At the Sundance this year, my wife and I were fascinated by many of the new films on view, but one of the ones that impressed me, and many others, the most was Blood Brother. It was filmed by Steve Hoover, and it’s about one of his best friends, Rocky Braat. Rocky had a rough childhood: his mother was a drug addict, she dated abusive men and his father disappeared when Rocky was seven. In Pittsburg, attending art school, Hoover met Rocky and they became roommates.
Rocky dreamed of becoming a graphic designer. One summer, he decided to visit India and, on his visit, he met a group of orphans who had HIV/AIDS. Almost without second thoughts, he chose to leave all of his career plans behind to help these kids. Hoover stayed in touch with Rocky through the entire process.
“I’ve known Rocky Braat a long time. He’s my best friend. We went to design school
together, launched our careers together. There’s nothing about him that is especially out of the ordinary,” he says. “So when he told me he was moving to India, it didn’t make sense to me, at least not right away. This was the same guy who, during hot summers at the house we shared in Pittsburgh, would lie immobilized in his underwear in front of our only fan—he couldn’t stand heat.
“But I did know that Rocky never really felt at home here: not when he lived with his mother, not when he moved in with his dad, not in design school. While working for a national magazine, he looked around and saw that most of the people he knew, including myself, seemed to be content to rise in their respective fields, getting ahead— but he wasn’t.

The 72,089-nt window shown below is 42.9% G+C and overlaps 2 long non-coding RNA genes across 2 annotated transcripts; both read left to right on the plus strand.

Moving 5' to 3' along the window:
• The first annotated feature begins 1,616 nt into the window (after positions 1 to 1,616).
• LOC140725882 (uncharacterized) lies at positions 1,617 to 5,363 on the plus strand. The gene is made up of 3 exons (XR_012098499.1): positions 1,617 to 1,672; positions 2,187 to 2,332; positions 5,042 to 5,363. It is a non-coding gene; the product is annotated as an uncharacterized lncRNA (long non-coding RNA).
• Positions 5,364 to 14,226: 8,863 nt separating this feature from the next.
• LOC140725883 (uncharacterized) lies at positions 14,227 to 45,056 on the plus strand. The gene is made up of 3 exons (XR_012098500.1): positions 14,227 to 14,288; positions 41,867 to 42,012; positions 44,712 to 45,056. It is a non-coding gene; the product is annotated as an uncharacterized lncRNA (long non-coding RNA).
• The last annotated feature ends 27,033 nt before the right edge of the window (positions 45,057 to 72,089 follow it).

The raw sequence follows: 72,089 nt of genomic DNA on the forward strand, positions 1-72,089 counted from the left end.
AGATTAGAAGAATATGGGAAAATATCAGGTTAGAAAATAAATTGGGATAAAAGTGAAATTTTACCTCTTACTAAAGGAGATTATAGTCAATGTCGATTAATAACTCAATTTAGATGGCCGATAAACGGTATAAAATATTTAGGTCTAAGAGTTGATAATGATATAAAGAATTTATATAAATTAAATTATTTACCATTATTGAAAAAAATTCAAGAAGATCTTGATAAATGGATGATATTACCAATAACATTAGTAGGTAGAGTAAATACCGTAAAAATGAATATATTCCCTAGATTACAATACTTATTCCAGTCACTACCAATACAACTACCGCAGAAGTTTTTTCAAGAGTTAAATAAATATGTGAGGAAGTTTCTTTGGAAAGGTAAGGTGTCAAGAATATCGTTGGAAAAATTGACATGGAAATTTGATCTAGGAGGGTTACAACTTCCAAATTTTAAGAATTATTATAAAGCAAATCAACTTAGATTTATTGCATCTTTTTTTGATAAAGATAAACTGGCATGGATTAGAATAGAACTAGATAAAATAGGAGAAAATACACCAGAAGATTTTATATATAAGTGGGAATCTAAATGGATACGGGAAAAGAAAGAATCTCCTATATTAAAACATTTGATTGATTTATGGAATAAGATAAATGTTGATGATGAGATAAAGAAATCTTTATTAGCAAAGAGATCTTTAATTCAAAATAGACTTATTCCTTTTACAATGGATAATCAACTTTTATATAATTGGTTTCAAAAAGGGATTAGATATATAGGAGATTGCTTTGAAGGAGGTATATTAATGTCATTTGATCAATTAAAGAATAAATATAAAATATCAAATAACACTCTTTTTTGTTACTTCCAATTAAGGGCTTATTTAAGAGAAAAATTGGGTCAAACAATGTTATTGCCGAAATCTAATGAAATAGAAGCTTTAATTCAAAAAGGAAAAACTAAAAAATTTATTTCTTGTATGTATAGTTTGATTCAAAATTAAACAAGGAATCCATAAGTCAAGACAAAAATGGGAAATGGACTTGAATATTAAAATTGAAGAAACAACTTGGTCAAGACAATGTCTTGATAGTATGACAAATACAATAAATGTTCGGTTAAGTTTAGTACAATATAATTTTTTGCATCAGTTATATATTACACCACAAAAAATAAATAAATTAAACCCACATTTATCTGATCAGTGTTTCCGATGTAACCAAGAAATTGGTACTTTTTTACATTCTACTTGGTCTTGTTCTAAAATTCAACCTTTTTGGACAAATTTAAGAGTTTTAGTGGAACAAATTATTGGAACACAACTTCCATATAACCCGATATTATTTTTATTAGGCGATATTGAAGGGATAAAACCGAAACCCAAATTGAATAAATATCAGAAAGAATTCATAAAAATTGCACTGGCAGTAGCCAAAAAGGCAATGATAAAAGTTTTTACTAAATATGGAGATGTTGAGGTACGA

“So he quit his job and went traveling. On a whim, with time to kill in Chennai, India, he went to visit the AIDS orphanage.”
Hoover says Rocky expected to see the kids, shed some tears for them, and maybe with them, and then move on with his life. That’s how it went down, except for the last item in that list. He spent a month living with them. He got close to many of them. Closer than he expedited. When he decided to leave, the children thronged around him, sulking, begging him to stay, crying and pulling at his hand. Still, he got onto the train
On the long train ride north, he couldn’t stop thinking about them. So he went back. He ended up spending his entire summer at the orphanage. When he left again, he promised the kids he’d come back a year later, and he did. In short order, he realized he needed the kids as much as they needed him. He’d found his home. Years have gone by, and he’s still there. He eats almost nothing but rice. He has rat problems. He has visa problems. But he’s there for the kids. He counts out their pills. He’s their amateur dentist, clown, teacher, friend and even—more or less—their father.
Hoover made the film simply to raise money for the orphanage. It was filmed using donations, so it has no debt. All money the movie makes will go straight to the Indian orphanage and its children.
As Hoover puts it: “We’re set up to donate all of the profits. When this all blows over, Rocky will still be in India and we want this to somehow support him for a long time. We have no personal interest for financial gain in this project. We just want Rocky to continue to do his much needed work and hopefully inspire others to join in. Currently, we have partnered with several very influential non-profits in order to help with some of our goals – the RED HOT ORGANIZATION and ACT V: The End of AIDS.”
If you’re interested in donating to the movie, the easiest way is by donating with a texting. Do you know anyone who has radically changed his or her life, the way Hoover’s friend did, for the sake of others?